Diarrheal diseases, the second most common global illness affecting young children and a major cause of death in lower income countries, are closely linked with poor sanitation, poor hygiene, and lack of access to safe and sufficient supplies of water and food. Each year, nearly two million children under the age of five die of diarrheal diseases caused by unsafe water supplies, sanitation, and hygiene. Interventions such as simple hand washing have been shown to reduce sickness from diarrheal diseases by up to 47%, and could save up to one million lives.8

In high income countries, road traffic injuries are the most common cause of death among children aged 5 to 14, and account for approximately 10% of deaths in this age group. In low and middle income countries they are the fifth leading cause of death in the same age group behind diarrheal diseases, lower respiratory infections, measles and drowning. Schools located near busy roads or water bodies have increased risks of these types of injuries. Falls and injuries within the school grounds can occur as a result of poorly maintained schools or poor construction management.9

Developmental disabilities include a variety of conditions that occur during childhood and cause mental or physical limitations. These disabilities include autism, cerebral palsy, epilepsy, mental retardation, and other neurological impairments. Many researchers believe an epidemic of learning and behavioral disabilities is occurring among children. Developmental disabilities are believed to be a significant and frequently undetected health problem in developing countries.10

Malnutrition and parasitosis (especially helminth infections) may contribute to these illnesses. In India, undernourished rural children 10-12 years of age demonstrated a range of learning deficiencies when compared to normally nourished children. Considering the estimate that a third of the world’s children suffered from malnutrition during the 1990s, the potential for widespread learning deficiencies is staggering. Schools could play an important role in ensuring that students have nutritious food to eat several times per day. Schools that offer a lunch program give children an opportunity for at least one safe and nutritious meal a day. This also serves as a motivation for families to send children to school.10-12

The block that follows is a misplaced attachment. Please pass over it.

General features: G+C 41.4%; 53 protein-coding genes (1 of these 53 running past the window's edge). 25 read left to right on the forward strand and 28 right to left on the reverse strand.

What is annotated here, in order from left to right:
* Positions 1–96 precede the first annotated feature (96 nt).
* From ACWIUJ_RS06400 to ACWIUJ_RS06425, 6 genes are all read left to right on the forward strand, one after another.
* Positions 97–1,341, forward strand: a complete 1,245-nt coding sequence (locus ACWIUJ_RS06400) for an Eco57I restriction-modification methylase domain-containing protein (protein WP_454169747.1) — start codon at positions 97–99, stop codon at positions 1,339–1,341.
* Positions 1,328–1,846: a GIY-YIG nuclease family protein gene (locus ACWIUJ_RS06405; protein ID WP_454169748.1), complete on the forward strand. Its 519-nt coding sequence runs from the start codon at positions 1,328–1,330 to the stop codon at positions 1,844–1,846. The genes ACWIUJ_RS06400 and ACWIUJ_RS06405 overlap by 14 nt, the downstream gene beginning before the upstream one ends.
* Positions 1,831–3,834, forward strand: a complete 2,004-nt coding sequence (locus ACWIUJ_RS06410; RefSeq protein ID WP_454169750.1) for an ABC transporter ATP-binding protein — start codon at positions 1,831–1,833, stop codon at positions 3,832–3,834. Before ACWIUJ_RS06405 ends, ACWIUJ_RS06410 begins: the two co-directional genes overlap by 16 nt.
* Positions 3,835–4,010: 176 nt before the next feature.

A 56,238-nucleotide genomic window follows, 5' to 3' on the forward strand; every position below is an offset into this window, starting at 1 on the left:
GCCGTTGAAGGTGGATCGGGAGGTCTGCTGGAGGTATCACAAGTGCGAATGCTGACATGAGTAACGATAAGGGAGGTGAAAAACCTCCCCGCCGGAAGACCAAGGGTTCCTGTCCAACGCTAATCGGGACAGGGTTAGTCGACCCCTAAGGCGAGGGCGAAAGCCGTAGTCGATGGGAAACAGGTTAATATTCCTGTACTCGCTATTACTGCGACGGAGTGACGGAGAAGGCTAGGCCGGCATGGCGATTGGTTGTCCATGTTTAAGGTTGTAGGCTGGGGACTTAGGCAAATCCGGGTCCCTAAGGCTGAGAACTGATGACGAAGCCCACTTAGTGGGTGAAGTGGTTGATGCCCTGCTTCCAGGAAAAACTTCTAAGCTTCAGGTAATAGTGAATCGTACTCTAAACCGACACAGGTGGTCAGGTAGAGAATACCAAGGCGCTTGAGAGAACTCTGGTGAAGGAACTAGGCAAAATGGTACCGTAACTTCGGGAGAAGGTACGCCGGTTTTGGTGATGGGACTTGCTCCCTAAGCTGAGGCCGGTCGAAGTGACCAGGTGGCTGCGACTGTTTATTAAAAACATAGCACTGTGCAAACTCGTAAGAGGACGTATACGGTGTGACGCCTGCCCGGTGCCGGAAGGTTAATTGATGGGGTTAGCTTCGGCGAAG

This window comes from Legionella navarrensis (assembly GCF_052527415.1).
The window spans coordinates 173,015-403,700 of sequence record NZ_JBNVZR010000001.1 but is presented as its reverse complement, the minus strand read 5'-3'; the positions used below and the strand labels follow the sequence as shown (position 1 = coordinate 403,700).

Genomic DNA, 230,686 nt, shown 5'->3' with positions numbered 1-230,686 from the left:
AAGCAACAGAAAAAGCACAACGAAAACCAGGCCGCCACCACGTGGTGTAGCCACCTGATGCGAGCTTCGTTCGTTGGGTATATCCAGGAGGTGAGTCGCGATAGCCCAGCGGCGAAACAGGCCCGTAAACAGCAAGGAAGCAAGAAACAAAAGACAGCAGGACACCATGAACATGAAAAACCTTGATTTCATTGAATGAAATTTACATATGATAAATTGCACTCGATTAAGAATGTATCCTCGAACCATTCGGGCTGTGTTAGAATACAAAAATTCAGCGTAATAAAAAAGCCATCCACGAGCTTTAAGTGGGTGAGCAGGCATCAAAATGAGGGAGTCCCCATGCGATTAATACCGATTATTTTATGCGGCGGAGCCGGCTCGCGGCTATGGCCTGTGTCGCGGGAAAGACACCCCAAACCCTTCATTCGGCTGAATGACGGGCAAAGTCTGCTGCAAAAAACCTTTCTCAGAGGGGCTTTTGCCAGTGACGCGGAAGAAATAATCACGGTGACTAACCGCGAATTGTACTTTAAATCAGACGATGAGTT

The condition of a school’s physical environment can impact the health of both students and staff. It has been demonstrated that all members of the school community need clean air to breathe, clean water to drink, a safe place for recreation, a safe way to travel to school to avoid accidents, and protection from extreme temperatures and ultraviolet radiation. A safe and healthy physical environment requires a good location and safe buildings; protection from excessive noise; natural light; clean indoor air and water; a healthy outdoor environment; and healthy school-related activities including safe management and maintenance practices, use of non-toxic cleaning supplies, careful use of pesticides, vector control, and use of non-toxic art supplies.

To learn, children and adolescents need to feel safe and supported. Without these conditions, the mind reverts to a focus on survival. Educators in high-performing, high-poverty (HP/HP) schools have long recognized the critical importance of providing a healthy, safe, and supportive classroom and school environment. This means all forms of safety and security while at school—food if hungry, clean clothes if needed, medical attention when necessary, counseling and other family services as required, and most of all caring adults who create an atmosphere of sincere support for the students' well-being and academic success. When students who live in poverty experience comprehensive support that works to mitigate the limiting, sometimes destructive poverty-related forces in their lives, the likelihood for success is greatly enhanced.

Healthy, safe and supportive learning environments enable students, adults and even the school as a system to learn in powerful ways. Every student needs and deserves to feel respected and free from physical harm, intimidation, harassment, and bullying. The learning environment of a school goes beyond the classroom to include safety at bus stops, the playground, lunchroom and even the bathrooms. Matthew Mayer and Dewey Cornell refer to teasing, hateful language, and social exclusion as factors of "low-level incivility that impact a student's adjustment and psychological well being". Through daily vigilance, consistent consequences, and continual monitoring of progress with frequent midcourse corrections by the adults, HP/HP schools wage war on such low-level incivility. Still, leaders of these schools report that the school did not become truly safe until the students came to believe that destructive behaviors would not be tolerated. Only then did they feel comfortable enough to trust each other and to join the adults in collectively working against inappropriate behavior. As a principal of an HP/ HP school on the West Coast explained, "Once the kids let the other kids (particularly new kids) know that we don't do that stuff in our school, it all began to change. They were taking responsibility for their school and liked the way that felt."13